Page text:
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How to Make Multipart Requests in Android with Retrofit

June 15, 2022

A multipart request is an HTTP request that HTTP clients create to send files and data to an HTTP server.

A multipart message is made up of several parts. One part consists of a header and a body. The body can be any type of media and can contain text or binary data. A multipart media type can be included in a part.

Retrofit supports requests that are in parts. In this tutorial, we will make a basic multipart request to a Ktor backend that accepts user profiles.

Prerequisites

To follow along with this tutorial, the reader will need:

  • A solid understanding of how to create and run Android apps.
  • Android Studio installed.
  • Some basic knowledge of the Kotlin programming language.
  • How to use Retrofit to make network requests.

What is a multipart request

MIME, an Internet standard that extends the format of emails, is the source of multipart. Multipart requests combine one or more sets of data into a single, boundary-separated body.

These requests are typically used for file uploads and transferring multiple types of data in a single request (for example, a file along with a JSON object). A multipart request is an HTTP request that HTTP clients create to send files and data to an HTTP server. Browsers and HTTP clients frequently use it to upload files to the server.

Getting started

In this tutorial, we will try and simulate how a user registers in an app. A user usually selects a profile image and enters some details to register. This data is then uploaded to a server where the user is authenticated.

This is what a multipart request looks like when you create it on a Ktor backend:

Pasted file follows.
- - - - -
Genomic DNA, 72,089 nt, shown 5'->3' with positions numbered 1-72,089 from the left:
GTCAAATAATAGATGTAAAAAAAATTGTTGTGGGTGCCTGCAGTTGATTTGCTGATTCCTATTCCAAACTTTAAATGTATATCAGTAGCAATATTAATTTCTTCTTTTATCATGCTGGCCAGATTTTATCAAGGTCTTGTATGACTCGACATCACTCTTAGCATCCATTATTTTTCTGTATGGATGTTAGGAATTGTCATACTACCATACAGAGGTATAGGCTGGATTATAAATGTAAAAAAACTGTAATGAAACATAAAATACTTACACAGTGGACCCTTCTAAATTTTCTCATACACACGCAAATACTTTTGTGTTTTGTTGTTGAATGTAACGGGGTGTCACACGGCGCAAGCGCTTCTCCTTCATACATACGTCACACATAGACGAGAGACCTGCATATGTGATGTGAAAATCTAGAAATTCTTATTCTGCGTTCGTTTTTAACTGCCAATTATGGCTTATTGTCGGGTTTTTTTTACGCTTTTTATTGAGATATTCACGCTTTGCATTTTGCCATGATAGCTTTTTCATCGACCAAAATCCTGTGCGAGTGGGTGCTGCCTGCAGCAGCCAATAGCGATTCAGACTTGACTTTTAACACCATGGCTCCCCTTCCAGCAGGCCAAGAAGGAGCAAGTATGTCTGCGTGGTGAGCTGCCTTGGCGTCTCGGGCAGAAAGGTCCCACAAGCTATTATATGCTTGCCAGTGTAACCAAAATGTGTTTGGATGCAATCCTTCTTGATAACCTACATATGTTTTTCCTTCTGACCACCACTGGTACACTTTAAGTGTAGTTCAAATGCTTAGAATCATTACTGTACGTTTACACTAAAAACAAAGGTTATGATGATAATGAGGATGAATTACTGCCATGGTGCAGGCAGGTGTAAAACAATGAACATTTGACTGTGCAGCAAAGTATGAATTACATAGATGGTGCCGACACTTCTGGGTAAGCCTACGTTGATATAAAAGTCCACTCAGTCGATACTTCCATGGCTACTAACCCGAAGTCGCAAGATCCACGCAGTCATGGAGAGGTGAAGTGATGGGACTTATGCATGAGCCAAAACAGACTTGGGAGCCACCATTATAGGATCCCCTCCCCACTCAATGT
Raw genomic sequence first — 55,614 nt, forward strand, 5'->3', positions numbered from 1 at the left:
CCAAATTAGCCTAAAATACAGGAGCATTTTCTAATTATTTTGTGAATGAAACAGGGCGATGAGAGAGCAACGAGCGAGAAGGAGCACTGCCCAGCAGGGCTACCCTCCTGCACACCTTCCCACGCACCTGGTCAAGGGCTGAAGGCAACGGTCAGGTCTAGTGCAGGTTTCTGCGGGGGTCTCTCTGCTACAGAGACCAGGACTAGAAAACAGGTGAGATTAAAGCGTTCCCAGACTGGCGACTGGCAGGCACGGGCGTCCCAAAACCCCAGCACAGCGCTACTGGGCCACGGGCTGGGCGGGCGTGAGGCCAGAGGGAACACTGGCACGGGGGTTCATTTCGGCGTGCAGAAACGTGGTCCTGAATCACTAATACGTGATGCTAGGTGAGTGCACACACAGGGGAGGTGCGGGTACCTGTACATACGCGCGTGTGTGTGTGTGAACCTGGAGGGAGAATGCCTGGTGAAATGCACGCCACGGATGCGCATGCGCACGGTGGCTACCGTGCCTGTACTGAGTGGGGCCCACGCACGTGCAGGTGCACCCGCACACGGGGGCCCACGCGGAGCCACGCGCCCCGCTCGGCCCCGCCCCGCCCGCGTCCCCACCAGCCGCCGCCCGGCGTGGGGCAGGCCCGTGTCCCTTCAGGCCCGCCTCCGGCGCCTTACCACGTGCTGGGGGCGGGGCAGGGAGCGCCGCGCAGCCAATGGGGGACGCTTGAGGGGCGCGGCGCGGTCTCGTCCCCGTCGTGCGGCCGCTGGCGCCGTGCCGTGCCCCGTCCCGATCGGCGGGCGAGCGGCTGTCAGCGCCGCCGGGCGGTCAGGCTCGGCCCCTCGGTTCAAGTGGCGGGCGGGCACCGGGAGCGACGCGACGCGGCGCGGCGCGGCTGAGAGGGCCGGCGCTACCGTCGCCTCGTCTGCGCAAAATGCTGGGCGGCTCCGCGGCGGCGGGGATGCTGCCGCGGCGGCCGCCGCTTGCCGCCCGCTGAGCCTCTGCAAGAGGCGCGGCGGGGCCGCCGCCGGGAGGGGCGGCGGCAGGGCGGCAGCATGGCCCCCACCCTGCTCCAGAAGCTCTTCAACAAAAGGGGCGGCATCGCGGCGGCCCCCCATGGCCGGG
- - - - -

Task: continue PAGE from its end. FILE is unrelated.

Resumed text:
fun Route.registerAccount(
    userService: UserService
) {
    val gson by inject<Gson>()
    post("/api/user/create") {
        val multiPart = call.receiveMultipart()
        var createUserRequest: CreateUserRequest? = null
        var fileName: String? = null
        multiPart.forEachPart { partData ->
            when (partData) {
                is PartData.FormItem -> {
                    if (partData.name == "user_data") {
                        createUserRequest = gson.fromJson(partData.value, CreateUserRequest::class.java)
                    }
                }

                is PartData.FileItem -> {
                    fileName = partData.save(Constants.USER_PICTURES_PATH)
                }

                is PartData.BinaryItem -> Unit
            }
        }

        val postPictureUrl = "${Constants.BASE_URL}profile_pictures/$fileName"

        createUserRequest?.let { request ->
            val createUserAcknowledged = userService.createUser(
                imageUrl = userPictureUrl,
                request = request
            )

            if (createUserAcknowledged) {
                call.respond(
                    HttpStatusCode.OK,
                    BasicApiResponse<Unit>(
                        successful = true
                    )
                )
            } else {
                File("${Constants.USER_PICTURES_PATH}/${fileName}").delete()
                call.respond(
                    HttpStatusCode.InternalServerError
                )
            }

        } ?: kotlin.run {
            call.respond(HttpStatusCode.BadRequest)
            return@post
        }
    }
}

PartData which represents form-data entry which could be:

  • FormItem: Represents a multipart form item e.g user input data.
  • FileItem: Represents a file content e.g a picture, document, etc.
  • BinaryItem: Represents a binary item.

Step 1 - Creating the project

Open Android Studio and create an empty project as shown below:

!New Project

Step 2 - Add necessary dependencies

In your app-level build.gradle file, add the following dependencies.

// Coroutines
implementation 'org.jetbrains.kotlinx:kotlinx-coroutines-core:1.5.2'
implementation 'org.jetbrains.kotlinx:kotlinx-coroutines-android:1.5.2'

// Retrofit
implementation 'com.squareup.retrofit2:retrofit:2.9.0'